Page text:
The teen years are difficult enough without adding drug-dependency to the list of challenges. When your adolescent battles a drug addiction, the landscape can change significantly for your family to include steep peaks and rugged valleys. Setting boundaries will be an important and ongoing task to ensure that the addicted adolescent conducts herself appropriately.
Participate in whatever treatment plan professionals devise for your teenager. One treatment option that might be appropriate for a teenager who has only been using for a short time includes outpatient care with classes, individual therapy, group therapy and family therapy. For teenagers with a significant addiction, inpatient care is probably necessary, advises associate professor J.L. Matheson with the Colorado State University Extension. Your teen will spend a specific number of days in inpatient care, then treatment will transfer to outpatient care with the teenager likely to be back in your home again. Speak with the therapists and counselors to receive guidance for setting boundaries with your adolescent.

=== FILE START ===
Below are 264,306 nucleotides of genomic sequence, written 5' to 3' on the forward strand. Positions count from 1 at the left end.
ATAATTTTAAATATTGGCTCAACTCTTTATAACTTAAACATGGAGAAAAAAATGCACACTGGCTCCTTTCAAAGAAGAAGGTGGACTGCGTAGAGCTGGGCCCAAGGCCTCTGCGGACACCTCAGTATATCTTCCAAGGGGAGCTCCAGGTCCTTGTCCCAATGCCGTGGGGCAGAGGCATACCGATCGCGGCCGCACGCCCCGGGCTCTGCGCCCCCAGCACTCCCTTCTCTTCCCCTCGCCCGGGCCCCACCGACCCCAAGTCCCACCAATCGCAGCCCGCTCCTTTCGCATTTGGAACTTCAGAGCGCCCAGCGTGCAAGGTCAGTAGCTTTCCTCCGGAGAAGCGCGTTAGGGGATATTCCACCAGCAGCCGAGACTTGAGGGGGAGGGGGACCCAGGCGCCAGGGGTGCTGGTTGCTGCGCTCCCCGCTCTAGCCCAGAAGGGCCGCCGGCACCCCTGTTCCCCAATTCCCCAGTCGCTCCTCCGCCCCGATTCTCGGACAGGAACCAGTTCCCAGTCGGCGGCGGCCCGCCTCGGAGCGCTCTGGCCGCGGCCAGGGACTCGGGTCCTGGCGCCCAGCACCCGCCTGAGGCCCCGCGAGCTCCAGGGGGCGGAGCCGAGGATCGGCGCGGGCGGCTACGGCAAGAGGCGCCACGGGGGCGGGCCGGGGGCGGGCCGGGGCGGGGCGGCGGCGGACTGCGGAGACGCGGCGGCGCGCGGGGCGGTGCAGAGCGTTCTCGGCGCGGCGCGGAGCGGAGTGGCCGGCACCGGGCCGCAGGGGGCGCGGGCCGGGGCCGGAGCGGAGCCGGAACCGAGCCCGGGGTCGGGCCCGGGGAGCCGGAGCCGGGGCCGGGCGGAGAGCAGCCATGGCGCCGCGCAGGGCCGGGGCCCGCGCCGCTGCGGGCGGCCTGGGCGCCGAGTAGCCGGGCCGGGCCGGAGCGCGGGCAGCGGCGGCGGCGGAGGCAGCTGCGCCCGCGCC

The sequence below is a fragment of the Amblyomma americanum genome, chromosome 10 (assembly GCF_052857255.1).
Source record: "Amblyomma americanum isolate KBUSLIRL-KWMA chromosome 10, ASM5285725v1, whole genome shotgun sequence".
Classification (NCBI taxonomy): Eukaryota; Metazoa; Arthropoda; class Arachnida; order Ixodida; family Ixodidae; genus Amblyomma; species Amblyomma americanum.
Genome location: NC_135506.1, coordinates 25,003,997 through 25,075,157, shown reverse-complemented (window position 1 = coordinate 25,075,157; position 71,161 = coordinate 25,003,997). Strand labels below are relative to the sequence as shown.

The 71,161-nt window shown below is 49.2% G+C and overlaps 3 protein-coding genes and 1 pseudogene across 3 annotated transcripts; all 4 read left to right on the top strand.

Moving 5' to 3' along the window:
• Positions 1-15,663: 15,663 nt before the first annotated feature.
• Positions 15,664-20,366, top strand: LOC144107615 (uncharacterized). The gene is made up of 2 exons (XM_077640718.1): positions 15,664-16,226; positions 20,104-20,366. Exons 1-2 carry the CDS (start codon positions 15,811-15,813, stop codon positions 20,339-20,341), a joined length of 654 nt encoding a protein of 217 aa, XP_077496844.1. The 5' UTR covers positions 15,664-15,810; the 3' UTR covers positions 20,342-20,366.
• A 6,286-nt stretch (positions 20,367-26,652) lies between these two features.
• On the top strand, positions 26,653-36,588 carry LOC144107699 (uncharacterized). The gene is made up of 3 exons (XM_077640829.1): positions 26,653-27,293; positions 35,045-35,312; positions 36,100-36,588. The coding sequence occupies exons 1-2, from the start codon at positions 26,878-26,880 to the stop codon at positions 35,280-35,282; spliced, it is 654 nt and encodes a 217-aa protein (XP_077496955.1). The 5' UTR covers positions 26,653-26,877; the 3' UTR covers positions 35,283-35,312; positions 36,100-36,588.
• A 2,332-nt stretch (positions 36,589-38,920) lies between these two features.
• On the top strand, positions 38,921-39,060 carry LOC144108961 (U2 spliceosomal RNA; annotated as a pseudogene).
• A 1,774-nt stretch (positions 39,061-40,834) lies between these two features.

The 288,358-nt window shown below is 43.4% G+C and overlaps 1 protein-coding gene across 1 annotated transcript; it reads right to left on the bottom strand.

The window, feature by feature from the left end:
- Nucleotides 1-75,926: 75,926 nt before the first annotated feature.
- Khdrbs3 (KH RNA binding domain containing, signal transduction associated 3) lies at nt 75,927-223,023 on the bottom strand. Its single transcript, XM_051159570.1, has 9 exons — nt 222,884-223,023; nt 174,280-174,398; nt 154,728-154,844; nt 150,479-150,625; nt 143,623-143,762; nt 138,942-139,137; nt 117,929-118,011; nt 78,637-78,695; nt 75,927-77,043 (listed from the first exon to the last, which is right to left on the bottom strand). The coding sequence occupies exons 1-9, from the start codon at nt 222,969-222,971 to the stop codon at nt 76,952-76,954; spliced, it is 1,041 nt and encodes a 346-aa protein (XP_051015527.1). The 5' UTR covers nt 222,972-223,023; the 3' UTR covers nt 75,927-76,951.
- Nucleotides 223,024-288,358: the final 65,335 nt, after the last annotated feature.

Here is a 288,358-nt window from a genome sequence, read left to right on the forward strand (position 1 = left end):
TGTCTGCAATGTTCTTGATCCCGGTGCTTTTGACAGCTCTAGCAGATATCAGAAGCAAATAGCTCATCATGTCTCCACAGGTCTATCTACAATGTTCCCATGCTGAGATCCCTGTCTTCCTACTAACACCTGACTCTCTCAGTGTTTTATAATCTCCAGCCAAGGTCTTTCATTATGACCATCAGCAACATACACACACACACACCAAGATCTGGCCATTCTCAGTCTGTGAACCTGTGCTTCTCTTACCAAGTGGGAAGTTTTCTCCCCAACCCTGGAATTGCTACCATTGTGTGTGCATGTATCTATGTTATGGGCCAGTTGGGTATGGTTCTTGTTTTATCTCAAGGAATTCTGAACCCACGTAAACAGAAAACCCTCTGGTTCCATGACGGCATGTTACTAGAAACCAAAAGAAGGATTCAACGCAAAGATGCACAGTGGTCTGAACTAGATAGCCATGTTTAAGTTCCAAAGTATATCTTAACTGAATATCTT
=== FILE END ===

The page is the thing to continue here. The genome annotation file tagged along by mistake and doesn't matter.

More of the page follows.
Communicate the boundaries you insist that your teenager follow clearly with your child, advises the Focus Adolescent Services website. Your boundaries might include a zero-tolerance policy for any and all drug or alcohol use by your teenager. You might also insist that your teenager participate with all treatment-plan guidelines, follow house rules, behave respectfully and communicate honestly with you. It’s likely that your adolescent will lie to you to hide drug use. Hiding the truth out of fear and shame will be so important to the teenager that he will probably lie to conceal any mistakes he makes.
So no misunderstandings exist, tell your teenager what will happen if she breaks your boundaries, recommends the Newport Academy Teen Treatment Center. Possible consequences include informing therapists or treatment personnel of the breach and allowing logical consequences connected with the treatment program to occur. You might also warn your child that she cannot live under your roof if she continues to make negative decisions about her conduct and to violate your boundaries.
Keep your word with your teenager to ensure your boundaries remain intact. It’s common for families of addicts to have trouble setting and maintaining boundaries -- a hallmark of codependent behavior, according to Scripps Drug and Alcohol Treatment Program. If you don’t keep your boundaries, the result is continued enabling of the adolescent, which will not promote recovery and could lead to continued escalation of the addiction.
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